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Arch Ophthalmol. 2003 Jan;121(1):48-56.

Factors for glaucoma progression and the effect of treatment: the early manifest glaucoma trial.

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Department of Preventive Medicine, Stony Brook University School of Medicine, Health Sciences Center, L3 086, Stony Brook, NY 11794-8036, USA.



To assess factors for progression in the Early Manifest Glaucoma Trial (EMGT), including the effect of EMGT treatment.


Two hundred fifty-five open-angle glaucoma patients randomized to argon laser trabeculoplasty plus topical betaxolol or no immediate treatment (129 treated; 126 controls) and followed up every 3 months.


Progression was determined by perimetric and photographic optic disc criteria. Patient-based risk of progression was evaluated using Cox proportional hazard regression models and was expressed as hazard ratios (HR) with 95% confidence intervals (95% CI).


After 6 years, 53% of patients progressed. In multivariate analyses, progression risk was halved by treatment (HR = 0.50; 95% CI, 0.35-0.71). Predictive baseline factors were higher intraocular pressure (IOP) (ie, the higher the baseline IOP, the higher the risk), exfoliation, and having both eyes eligible (each of the latter 2 factors doubled the risk), as well as worse mean deviation and older age. Progression risk decreased by about 10% with each millimeter of mercury of IOP reduction from baseline to the first follow-up visit (HR = 0.90 per millimeter of mercury decrease; 95% CI, 0.86-0.94). The first IOP at that visit (3 months' follow-up) was also related to progression (HR = 1.11 per millimeter of mercury higher; 95% CI, 1.06-1.17), as was the mean IOP at follow-up (HR = 1.13 per millimeter of mercury higher; 95% CI, 1.07-1.19). The percent of patient follow-up visits with disc hemorrhages was also related to progression (HR = 1.02 per percent higher; 95% CI, 1.01-1.03). No other factors were identified.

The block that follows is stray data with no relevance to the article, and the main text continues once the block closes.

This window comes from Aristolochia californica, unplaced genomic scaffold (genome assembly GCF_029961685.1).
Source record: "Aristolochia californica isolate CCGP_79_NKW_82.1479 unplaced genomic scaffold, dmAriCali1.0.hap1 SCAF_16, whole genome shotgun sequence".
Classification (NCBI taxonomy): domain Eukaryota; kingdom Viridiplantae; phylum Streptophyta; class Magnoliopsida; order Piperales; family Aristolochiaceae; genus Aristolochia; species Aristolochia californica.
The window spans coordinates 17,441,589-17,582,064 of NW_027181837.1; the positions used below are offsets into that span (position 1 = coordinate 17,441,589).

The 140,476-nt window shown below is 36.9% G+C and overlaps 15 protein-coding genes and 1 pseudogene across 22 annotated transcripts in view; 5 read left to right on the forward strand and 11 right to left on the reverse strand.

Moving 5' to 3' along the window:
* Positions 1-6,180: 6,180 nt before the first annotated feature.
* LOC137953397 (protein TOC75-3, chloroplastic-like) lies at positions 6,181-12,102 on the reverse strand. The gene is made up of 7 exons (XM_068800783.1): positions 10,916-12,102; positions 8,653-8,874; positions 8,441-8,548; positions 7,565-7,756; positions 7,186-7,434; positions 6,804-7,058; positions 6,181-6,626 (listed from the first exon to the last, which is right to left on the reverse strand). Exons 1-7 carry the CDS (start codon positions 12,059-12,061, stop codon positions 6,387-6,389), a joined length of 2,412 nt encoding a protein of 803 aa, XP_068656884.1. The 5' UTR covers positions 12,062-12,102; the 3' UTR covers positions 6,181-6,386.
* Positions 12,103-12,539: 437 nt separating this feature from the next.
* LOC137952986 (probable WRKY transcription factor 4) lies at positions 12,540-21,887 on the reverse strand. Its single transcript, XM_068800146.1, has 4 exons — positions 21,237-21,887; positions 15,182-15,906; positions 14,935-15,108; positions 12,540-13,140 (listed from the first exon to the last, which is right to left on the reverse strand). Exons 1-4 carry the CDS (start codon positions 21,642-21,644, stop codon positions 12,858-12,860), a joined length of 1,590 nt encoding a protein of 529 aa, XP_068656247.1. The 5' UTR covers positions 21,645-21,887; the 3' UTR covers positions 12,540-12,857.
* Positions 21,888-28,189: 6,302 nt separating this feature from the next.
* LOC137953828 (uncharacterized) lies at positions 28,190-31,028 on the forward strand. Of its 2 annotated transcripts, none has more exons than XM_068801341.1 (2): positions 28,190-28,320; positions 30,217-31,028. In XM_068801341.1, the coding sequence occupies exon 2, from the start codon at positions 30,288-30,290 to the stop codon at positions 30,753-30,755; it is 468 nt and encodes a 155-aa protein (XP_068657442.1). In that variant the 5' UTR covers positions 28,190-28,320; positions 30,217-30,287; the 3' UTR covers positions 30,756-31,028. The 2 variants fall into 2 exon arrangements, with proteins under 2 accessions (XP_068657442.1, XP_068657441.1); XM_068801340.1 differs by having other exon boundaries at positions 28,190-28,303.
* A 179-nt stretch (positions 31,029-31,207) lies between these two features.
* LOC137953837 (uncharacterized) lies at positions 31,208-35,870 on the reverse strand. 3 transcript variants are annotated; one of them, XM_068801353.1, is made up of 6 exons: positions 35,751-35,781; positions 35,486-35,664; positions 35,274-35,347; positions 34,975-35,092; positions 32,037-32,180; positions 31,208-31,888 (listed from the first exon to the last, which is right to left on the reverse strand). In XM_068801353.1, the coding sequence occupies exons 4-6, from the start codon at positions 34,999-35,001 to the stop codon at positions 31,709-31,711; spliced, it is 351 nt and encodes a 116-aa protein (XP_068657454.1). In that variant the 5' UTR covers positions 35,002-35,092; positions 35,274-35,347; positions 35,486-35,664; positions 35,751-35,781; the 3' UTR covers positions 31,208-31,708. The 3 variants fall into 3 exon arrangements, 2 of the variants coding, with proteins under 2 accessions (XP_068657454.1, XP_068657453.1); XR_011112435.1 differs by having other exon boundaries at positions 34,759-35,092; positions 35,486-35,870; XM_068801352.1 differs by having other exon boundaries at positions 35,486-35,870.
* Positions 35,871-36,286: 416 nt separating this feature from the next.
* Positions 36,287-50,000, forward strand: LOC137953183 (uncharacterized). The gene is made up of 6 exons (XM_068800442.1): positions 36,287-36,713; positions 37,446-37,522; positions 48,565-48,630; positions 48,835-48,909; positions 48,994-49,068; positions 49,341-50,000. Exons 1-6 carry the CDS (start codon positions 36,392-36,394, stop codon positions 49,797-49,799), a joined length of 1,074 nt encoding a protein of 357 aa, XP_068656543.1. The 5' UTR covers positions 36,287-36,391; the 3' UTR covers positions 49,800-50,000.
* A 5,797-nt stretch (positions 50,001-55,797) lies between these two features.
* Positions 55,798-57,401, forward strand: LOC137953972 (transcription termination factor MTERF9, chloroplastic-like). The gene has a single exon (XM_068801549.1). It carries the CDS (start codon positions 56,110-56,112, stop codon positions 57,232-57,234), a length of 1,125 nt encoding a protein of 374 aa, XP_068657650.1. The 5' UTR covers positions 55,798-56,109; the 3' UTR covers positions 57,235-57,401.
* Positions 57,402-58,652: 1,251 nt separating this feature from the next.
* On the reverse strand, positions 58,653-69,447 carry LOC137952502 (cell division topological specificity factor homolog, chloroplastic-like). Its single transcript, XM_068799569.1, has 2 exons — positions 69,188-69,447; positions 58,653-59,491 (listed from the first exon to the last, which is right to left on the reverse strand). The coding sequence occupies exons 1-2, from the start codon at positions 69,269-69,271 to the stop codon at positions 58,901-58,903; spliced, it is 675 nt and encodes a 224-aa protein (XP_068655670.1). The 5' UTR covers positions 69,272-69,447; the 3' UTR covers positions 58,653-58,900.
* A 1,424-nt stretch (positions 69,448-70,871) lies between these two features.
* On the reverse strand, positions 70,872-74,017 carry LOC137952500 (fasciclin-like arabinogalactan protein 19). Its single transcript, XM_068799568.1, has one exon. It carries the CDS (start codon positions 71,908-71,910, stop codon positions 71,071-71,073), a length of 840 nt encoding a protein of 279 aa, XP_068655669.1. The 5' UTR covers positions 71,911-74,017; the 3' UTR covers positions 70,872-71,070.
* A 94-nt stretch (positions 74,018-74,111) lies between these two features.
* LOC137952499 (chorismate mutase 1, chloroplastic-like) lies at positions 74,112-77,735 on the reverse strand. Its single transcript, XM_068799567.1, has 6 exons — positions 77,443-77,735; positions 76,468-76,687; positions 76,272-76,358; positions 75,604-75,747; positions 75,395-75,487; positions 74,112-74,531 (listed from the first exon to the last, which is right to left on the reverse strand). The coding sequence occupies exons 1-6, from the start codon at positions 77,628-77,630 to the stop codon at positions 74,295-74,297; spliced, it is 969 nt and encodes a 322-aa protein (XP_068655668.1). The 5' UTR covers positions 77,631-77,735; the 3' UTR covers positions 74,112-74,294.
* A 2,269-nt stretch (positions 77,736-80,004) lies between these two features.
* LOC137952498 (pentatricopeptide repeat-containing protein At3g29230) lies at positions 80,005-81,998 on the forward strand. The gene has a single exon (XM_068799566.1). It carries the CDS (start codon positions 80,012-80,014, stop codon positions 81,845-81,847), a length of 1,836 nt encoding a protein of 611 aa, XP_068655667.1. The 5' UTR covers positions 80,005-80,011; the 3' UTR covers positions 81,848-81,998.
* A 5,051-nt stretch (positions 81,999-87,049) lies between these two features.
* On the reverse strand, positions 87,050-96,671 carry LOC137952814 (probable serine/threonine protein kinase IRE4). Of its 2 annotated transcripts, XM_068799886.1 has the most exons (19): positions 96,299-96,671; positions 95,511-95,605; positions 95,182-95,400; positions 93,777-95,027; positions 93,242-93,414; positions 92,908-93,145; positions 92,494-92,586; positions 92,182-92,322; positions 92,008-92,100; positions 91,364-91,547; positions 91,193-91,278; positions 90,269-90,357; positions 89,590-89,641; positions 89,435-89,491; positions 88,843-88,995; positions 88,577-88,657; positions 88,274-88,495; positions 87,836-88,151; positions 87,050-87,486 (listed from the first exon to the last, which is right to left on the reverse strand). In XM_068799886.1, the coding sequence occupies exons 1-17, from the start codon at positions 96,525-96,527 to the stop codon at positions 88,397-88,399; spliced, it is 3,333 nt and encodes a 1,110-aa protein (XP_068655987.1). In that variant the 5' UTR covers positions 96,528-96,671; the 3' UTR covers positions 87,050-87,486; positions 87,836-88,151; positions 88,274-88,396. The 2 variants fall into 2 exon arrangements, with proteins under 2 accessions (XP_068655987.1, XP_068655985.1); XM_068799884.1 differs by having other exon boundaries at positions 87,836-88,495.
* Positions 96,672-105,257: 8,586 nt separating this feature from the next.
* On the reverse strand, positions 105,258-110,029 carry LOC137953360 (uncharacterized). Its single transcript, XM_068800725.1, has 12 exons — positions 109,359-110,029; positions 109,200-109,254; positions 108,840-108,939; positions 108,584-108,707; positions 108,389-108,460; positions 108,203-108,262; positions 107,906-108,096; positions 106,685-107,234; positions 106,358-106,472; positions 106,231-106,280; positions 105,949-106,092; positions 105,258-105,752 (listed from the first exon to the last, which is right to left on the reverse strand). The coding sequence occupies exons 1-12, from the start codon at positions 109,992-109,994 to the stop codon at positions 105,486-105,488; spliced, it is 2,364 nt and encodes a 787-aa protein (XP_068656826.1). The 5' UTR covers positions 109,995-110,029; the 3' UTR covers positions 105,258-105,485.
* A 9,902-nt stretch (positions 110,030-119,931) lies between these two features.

Patients treated in the EMGT had half of the progression risk of control patients. The magnitude of initial IOP reduction was a major factor influencing outcome. Progression was also increased with higher baseline IOP, exfoliation, bilateral disease, worse mean deviation, and older age, as well as frequent disc hemorrhages during follow-up. Each higher (or lower) millimeter of mercury of IOP on follow-up was associated with an approximate 10% increased (or decreased) risk of progression.

[Indexed for MEDLINE]

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